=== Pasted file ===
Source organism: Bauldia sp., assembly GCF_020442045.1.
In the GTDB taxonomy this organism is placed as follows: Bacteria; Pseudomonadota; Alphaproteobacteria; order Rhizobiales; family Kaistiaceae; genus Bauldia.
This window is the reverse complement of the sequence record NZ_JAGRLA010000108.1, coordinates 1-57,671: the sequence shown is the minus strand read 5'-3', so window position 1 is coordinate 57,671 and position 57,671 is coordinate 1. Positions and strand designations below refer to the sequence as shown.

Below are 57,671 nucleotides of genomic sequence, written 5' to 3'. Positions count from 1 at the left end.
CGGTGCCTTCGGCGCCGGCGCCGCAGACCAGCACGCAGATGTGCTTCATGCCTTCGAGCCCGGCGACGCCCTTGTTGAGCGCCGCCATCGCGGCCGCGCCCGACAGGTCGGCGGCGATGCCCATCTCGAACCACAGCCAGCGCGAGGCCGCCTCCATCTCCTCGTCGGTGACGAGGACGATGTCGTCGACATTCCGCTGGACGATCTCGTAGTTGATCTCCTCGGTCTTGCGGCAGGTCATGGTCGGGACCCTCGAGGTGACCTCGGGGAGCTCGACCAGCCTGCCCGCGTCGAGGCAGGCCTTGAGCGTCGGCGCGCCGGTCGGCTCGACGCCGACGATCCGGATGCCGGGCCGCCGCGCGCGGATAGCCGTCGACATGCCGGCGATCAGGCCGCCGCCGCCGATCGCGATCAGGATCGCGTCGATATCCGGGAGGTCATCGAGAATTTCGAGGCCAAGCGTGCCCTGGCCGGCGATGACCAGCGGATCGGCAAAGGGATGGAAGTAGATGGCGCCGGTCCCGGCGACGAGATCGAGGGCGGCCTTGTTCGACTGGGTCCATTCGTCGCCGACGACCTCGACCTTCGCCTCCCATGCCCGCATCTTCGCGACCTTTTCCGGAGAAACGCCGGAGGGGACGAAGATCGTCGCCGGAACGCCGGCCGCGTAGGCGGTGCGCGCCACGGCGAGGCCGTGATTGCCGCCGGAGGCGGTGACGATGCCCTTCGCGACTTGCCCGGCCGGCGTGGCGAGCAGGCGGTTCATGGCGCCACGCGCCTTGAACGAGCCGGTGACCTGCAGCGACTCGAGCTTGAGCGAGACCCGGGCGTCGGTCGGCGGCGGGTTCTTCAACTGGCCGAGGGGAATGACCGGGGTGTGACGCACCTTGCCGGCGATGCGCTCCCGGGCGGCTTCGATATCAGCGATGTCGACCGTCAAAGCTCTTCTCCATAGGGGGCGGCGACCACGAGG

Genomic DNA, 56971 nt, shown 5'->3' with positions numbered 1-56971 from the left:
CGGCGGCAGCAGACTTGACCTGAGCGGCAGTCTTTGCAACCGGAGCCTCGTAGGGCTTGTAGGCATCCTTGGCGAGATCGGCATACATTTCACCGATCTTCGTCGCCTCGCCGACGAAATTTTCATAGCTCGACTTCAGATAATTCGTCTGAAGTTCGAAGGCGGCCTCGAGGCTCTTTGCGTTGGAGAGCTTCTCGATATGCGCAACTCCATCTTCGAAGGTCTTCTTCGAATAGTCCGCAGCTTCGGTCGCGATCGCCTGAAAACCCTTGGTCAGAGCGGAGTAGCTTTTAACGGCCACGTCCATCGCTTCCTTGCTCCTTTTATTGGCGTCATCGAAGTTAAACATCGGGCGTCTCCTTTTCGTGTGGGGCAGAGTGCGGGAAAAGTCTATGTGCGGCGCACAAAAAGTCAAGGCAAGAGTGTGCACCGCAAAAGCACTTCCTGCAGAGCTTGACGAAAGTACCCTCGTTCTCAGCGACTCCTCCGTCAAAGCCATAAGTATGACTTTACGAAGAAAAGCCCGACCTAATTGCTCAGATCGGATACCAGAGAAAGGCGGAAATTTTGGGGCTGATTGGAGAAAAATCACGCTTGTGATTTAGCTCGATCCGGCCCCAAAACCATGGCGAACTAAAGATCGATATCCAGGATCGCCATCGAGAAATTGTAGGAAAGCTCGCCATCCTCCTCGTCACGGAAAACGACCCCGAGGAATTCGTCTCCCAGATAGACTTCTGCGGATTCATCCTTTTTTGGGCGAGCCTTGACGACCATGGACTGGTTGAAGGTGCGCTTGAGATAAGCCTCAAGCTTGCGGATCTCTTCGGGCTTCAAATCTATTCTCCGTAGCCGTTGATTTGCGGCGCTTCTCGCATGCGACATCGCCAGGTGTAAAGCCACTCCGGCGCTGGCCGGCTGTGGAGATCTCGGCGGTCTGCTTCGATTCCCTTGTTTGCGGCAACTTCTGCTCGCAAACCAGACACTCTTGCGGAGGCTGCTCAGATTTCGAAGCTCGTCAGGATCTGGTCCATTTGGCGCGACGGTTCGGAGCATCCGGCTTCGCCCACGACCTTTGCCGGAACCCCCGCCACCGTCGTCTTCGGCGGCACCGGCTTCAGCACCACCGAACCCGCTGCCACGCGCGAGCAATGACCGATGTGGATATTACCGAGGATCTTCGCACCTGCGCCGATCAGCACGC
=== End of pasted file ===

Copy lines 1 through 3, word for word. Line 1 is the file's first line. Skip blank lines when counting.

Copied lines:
Source organism: Bauldia sp., assembly GCF_020442045.1.
In the GTDB taxonomy this organism is placed as follows: Bacteria; Pseudomonadota; Alphaproteobacteria; order Rhizobiales; family Kaistiaceae; genus Bauldia.
This window is the reverse complement of the sequence record NZ_JAGRLA010000108.1, coordinates 1-57,671: the sequence shown is the minus strand read 5'-3', so window position 1 is coordinate 57,671 and position 57,671 is coordinate 1. Positions and strand designations below refer to the sequence as shown.